I Know You Are But What Am I?
Although my ass is officially off the mountain, my boys are learning to fly. I am proud to report that my babies are cruising down the slopes like pros, already doing the blue runs. The family is in beautiful Breckenridge, CO — a most wonderful place to ski, if you do that sort of thing. Which I do not.
My husband, on the other hand, is a HUGE skier. Total rock star. And for many years I was desperate to keep up with his superstar example, to try to ignore the near-paralysis that overcame me every time I neared a ski lift. There were many theories as to why I sucked so badly at this sport, all generously offered by friends and family: raised in NC, I had never skied on “real snow” ; I had never had lessons; I had never enjoyed multiple “good snow” days during which to practice.
So finally, when I was engaged to my husband, I agreed to go with him on a couples’ ski trip to Vail. I would do all that had been advised to conquer this pesky affliction that made me feel like I was either going to faint or puke whenever my ski-imprisoned legs touched snow. I packed and hauled the requisite crap necessary for a ski vacation (don’t lie, snow bunnies, its a NIGHTMARE) ; I signed up for lessons every day. After touring around beautiful Vail, I purchased fabulous sterling and turquoise earrings with the “Vail Bear” and stuck them in my ears, hopeful that I had found a good luck omen.
Alas, it was not to be. I wish I could explain exactly what happened, but my time on the mountain is a bit of a blur. Among the few highlights that I can recall, a stand-out is the time a mini-blizzard struck and our entire group (minus one mute, terror-stricken me) gleefully agreed it would be AWESOME to ski down together during the onslaught. I can still feel the distinctly uncomfortable sensation of frozen, salty tears glued to the inside of my goggles as I braked through the entire run.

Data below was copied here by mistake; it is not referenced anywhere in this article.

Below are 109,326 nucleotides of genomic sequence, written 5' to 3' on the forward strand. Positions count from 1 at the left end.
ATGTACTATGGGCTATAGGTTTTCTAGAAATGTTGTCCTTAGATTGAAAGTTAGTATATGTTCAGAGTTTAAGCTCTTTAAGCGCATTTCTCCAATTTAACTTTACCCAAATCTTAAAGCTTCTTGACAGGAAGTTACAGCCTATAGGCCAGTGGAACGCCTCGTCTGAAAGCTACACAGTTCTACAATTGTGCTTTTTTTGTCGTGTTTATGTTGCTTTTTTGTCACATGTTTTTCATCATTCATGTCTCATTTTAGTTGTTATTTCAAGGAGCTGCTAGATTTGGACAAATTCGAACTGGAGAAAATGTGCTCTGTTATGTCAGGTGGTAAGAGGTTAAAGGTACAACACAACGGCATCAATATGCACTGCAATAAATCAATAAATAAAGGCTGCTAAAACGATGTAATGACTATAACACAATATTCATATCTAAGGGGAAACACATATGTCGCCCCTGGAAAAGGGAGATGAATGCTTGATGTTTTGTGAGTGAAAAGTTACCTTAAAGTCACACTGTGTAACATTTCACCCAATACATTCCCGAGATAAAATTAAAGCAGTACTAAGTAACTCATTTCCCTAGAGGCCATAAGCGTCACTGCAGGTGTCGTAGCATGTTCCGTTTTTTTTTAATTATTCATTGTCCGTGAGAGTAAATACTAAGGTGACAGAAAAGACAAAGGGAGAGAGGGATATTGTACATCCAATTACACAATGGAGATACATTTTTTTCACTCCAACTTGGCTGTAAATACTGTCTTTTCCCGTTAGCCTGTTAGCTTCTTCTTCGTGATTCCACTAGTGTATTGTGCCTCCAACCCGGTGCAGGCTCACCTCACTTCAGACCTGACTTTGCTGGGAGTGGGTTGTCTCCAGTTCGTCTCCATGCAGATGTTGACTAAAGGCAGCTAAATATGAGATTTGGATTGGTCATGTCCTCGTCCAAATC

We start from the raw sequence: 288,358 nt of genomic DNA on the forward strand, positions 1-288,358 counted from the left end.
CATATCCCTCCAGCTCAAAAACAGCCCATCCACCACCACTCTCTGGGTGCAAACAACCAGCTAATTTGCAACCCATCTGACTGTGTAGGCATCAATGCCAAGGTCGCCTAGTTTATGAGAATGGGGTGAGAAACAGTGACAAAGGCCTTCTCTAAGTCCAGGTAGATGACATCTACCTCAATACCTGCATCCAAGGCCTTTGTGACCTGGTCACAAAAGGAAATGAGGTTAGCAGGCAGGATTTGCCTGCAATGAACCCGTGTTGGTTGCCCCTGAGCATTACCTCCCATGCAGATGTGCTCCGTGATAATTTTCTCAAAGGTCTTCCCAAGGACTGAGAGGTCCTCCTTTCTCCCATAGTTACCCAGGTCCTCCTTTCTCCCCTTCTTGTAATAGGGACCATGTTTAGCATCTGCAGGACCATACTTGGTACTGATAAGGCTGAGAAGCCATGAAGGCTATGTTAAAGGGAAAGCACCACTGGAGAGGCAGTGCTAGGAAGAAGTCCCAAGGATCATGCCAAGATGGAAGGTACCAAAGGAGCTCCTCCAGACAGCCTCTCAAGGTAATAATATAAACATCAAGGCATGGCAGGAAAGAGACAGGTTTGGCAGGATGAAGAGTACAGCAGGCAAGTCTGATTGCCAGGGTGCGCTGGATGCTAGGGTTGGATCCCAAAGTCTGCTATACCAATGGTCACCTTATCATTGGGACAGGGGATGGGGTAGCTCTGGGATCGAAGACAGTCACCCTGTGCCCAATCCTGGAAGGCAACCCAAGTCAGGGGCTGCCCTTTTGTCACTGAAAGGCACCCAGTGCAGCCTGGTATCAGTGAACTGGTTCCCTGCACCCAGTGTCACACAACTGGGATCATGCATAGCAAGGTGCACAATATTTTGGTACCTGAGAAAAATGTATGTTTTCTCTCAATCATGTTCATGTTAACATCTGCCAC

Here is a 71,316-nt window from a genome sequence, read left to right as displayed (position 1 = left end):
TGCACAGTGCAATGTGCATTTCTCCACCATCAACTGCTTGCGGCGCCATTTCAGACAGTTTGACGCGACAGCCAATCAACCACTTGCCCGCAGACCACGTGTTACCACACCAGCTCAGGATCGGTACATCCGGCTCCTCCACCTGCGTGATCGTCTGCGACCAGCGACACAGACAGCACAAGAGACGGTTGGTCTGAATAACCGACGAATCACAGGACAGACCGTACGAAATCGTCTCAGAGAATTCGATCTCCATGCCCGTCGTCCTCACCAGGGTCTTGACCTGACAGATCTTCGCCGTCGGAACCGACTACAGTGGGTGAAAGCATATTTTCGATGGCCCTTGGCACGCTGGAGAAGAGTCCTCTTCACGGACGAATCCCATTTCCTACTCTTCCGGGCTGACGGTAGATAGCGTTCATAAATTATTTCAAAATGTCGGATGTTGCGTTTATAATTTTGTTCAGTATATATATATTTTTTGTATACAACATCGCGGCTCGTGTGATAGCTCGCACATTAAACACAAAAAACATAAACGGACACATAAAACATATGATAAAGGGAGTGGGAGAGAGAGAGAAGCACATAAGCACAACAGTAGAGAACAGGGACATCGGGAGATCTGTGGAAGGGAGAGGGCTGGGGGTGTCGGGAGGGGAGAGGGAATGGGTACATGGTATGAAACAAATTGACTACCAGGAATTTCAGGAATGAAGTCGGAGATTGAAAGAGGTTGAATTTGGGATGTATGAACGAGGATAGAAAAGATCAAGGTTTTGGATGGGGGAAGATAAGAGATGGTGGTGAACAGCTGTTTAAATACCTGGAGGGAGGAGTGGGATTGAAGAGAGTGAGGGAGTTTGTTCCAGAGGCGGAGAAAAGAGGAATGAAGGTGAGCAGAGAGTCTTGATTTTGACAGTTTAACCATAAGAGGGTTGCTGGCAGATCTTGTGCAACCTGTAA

But nothing beats the most memorable experience: when The Helpful Husband stepped in. Of course, he wasn’t “the husband” at this point. Glad we made it to the altar at all after this adventure . . .
One afternoon I was planning my weenie green runs with my one partner in avoidance, another novice who was also deathly afraid of the bigtime. We provided a comforting shelter to each other in this vay-cay extreme sport storm; offering gentle encouragement and cheering each other on. Her boyfriend was another Pro who had skied with my fiancee earlier in the day. During which time they hatched a plan.
So they come up to us as we get ready to ski our flat line around the mountain, and share the most amazing discovery: a perfect run for us! Sure, officially it may be marked as more difficult, but that was clearly wrong. ‘Cause they had skied it that morning and knew it was the one for us: easy, mild, beautiful. We had to try it; did they mention it was perfect?
We looked at each other hesitantly, and decided, reluctantly, well, ok, if you are sure its super super easy. So we couple up and get on the lift. Which goes up the mountain. And up and up and up.
When do we get off? When do we get off? I begin to ask frantically, like a broken record, as we pass one possible run after another.
And up and up and up we go.